School choice programs can — but don’t always — create extra regulations for private schools


By Mary C. Tillotson |

St. Peter Claver Latin School for Boys opened in 2001 to serve boys living in poverty in Cincinnati. About four years ago, the K-8 school began accepting EdChoice scholarships, Ohio’s publicly-funded school choice program.

“It’s been really good, because we’re such a small school … we’ve been able to help boys in the inner city get a really great K to 8 education and then go on to private schools in almost every case for high school,” Headmaster Barry Williams said.

REGULATIONS: Students in Ohio’s EdChoice Scholarship program are required to take a standardized test each year. At St. Peter Claver, all students take the test so nobody has to know who’s on the scholarship.

About 30 students attend the school, and nearly all come from families living at or below the federal poverty line. Nine students are on the EdChoice scholarship, and most of the others are on private scholarships. Only one student’s family pays full tuition.

“We raise money from private donations mostly, so I’ve been able to get folks to contribute to tuition, which has been a godsend, but it’s getting tougher,” Williams said.

The EdChoice program, he said, has helped them serve more students when donations are harder to come by.

Williams said the school has had to file additional paperwork since joining EdChoice, but he doesn’t mind.

“It’s fine. Sometimes the rules get complex, like anything else with government. Enrollment periods are kind of difficult because so many parents wait till the last minute. They say ‘Oh, gosh, it’s July. I need to get my kids in school,’ and then it’s too late for EdChoice money, but that’s the only problem,” he said. “We have to keep the paperwork straight, but it’s not that bad. There are other programs that are harder.”

EdChoice students are required to take a state standardized test, but Williams said he has all the students take it so they don’t have to know who’s on the public scholarship and who isn’t.

“I don’t want anyone to be labeled,” he said. “I’m big on that on a personal basis.”

School choice supporters differ in what kinds of regulations — if any — they say private schools ought to have as a condition of participating in a private school choice program.

Those regulations could be testing requirements for students in the program, financial reporting, curriculum restrictions, or myriad other regulations. In Florida’s legislature this spring, for example, lawmakers debated whether to require students on the state’s tax credit scholarship program to take a state test.

About 62 percent of regulations on private schools preceded the school choice program, according to a study by the Friedman Foundation for Educational Choice, an Indianapolis-based group that works to spread the word about school choice. Additional regulations varied widely from state to state, and within states, from program to program, said Drew Catt, research analyst for the Friedman Foundation and study author.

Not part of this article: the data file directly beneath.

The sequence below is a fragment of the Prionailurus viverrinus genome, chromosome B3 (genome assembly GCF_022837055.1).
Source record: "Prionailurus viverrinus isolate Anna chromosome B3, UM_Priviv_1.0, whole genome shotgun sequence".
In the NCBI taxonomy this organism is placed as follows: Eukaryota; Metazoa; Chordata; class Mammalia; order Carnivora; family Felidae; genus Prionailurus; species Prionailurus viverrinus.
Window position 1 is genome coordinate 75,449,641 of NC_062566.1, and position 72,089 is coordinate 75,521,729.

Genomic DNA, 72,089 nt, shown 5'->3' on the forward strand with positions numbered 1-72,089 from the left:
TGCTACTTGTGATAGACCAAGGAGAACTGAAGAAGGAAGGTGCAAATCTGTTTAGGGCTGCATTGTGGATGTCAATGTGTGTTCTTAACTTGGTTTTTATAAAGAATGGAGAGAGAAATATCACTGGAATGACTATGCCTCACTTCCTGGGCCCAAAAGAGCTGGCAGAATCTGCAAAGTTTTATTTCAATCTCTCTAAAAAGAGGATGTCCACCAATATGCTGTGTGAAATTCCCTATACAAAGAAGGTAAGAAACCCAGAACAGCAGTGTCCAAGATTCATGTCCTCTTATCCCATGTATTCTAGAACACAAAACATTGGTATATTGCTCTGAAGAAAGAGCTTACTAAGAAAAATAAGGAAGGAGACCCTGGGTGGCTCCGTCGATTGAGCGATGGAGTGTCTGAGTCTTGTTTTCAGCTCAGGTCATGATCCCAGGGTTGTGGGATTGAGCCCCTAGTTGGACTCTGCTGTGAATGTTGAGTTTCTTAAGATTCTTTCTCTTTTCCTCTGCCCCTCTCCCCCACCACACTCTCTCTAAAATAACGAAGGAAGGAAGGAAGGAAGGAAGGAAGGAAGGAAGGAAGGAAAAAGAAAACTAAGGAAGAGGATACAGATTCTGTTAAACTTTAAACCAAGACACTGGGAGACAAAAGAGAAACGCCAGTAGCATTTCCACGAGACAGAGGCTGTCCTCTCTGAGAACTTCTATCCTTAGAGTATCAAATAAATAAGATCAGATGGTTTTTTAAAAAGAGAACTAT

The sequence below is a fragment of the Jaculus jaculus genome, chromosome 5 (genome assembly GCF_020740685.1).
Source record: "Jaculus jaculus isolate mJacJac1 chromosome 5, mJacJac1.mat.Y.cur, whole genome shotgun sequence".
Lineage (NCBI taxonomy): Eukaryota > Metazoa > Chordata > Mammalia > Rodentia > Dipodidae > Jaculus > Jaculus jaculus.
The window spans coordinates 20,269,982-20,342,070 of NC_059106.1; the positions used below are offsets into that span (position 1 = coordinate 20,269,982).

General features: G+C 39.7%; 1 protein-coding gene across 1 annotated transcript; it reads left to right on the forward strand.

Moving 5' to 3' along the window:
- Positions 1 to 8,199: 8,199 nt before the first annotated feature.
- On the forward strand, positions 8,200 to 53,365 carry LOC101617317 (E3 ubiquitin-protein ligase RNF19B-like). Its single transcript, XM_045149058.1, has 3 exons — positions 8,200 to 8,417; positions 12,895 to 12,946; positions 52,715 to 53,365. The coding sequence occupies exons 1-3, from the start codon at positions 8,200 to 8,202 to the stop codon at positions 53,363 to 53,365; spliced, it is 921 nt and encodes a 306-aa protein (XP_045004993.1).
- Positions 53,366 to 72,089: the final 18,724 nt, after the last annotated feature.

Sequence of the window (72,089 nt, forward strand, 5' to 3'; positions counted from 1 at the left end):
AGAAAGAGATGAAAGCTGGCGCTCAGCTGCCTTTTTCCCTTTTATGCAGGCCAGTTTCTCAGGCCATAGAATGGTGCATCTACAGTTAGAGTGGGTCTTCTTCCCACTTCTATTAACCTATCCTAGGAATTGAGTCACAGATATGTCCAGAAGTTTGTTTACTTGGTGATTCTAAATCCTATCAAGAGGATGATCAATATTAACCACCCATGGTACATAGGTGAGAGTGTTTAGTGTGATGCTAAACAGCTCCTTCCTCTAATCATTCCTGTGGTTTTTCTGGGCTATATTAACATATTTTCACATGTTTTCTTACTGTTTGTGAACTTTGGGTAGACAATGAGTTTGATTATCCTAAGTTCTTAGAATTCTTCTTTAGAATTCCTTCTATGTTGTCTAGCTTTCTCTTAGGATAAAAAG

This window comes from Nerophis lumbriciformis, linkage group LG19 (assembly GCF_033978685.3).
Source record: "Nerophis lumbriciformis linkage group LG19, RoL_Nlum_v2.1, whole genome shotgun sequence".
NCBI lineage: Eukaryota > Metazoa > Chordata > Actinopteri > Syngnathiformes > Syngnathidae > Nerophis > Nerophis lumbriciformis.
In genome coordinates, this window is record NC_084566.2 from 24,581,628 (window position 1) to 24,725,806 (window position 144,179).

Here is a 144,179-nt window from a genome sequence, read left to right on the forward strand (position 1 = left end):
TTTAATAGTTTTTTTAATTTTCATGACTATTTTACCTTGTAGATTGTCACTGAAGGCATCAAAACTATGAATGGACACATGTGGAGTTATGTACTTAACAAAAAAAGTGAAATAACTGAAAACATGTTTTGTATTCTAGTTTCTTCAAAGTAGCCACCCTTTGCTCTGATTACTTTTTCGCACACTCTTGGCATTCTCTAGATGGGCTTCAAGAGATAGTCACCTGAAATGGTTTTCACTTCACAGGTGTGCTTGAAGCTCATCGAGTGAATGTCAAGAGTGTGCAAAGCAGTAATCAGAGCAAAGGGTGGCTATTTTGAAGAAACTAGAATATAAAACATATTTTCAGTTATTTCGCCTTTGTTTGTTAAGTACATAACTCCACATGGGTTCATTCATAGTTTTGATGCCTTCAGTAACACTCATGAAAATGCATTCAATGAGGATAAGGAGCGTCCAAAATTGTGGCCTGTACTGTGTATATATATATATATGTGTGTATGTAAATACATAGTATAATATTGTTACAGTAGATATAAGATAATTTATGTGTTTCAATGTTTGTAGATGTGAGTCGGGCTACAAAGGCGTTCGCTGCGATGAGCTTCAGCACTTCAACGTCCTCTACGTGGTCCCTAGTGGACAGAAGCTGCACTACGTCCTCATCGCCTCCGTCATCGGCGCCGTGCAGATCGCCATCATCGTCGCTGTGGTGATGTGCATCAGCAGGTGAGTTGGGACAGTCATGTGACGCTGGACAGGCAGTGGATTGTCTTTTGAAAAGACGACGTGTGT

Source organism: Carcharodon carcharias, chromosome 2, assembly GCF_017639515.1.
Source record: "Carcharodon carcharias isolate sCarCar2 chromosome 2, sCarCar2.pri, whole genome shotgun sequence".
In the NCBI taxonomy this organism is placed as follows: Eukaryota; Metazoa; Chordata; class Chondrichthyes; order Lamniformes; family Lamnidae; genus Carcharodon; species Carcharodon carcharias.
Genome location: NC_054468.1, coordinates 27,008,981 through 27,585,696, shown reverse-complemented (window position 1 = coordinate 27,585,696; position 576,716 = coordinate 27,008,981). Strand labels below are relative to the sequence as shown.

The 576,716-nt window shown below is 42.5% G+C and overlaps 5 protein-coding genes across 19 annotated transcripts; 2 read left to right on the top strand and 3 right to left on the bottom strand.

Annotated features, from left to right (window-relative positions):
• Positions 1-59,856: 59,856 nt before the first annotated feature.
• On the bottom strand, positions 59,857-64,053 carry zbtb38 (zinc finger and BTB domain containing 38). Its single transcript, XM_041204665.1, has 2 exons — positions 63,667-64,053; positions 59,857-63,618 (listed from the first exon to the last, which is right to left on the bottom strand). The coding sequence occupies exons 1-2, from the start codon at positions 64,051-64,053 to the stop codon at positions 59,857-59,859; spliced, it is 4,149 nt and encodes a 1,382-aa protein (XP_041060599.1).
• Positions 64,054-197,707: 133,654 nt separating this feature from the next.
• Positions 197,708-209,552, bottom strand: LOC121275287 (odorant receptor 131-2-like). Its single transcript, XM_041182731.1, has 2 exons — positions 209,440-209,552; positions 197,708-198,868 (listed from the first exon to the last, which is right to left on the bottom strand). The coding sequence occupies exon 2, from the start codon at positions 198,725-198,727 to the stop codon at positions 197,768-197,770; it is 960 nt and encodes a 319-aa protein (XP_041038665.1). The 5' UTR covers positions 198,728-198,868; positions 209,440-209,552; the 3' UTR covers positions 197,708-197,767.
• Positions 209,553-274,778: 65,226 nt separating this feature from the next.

In Ohio, for example, private schools must be chartered to participate in the EdChoice program. Almost all private schools are chartered because without the designation, the state won’t recognize graduates’ diplomas.

Some regulations are more onerous than others, Catt said.

“I analyzed everything from the viewpoint of a private school and its administration, but having said that, different school leaders have different views on what is onerous — filling out 10 different forms or taking a full day for testing?” he said.

Voucher programs, or publicly funded scholarships, tend to put more regulations on private schools than do tax-credit scholarship programs, where scholarships are funded through private donations for which donors can receive tax credits.

Catt said he hopes lawmakers and school choice advocates will look at the regulations private schools already face when considering school choice legislation.

“If we’re looking at a specific state and the state already has fairly heavy requirements on all private schools in the state, new requirements may not actually be necessary,” Catt said.

At St. Peter Claver, Williams said he has high hopes for his students. Many of them go on to top private high schools, he said, and two are in a boarding school in St. Louis.

“They didn’t even know where St. Louis was,” Williams said.

When one of them returned to visit the school, “he looked as preppy as all the rich kids that go to the school. It was pretty cute. He said, ‘You were right. I can do well in math.’ And I said, ‘I always told you you could.’ He’s got it now.”

“At some point in their life, I want them to get out of here, get a regular job, wherever it may be, in another city preferably,” he said. “I love Cincinnati. I’m a native Cincinnatian. But go someplace else. Get a life, know who you are, then give back when you’re 30, after you’ve got things going and you’re established as a confident human being and your poverty is part of what made you a stronger person, not what is keeping you down.”

Contact Mary C. Tillotson at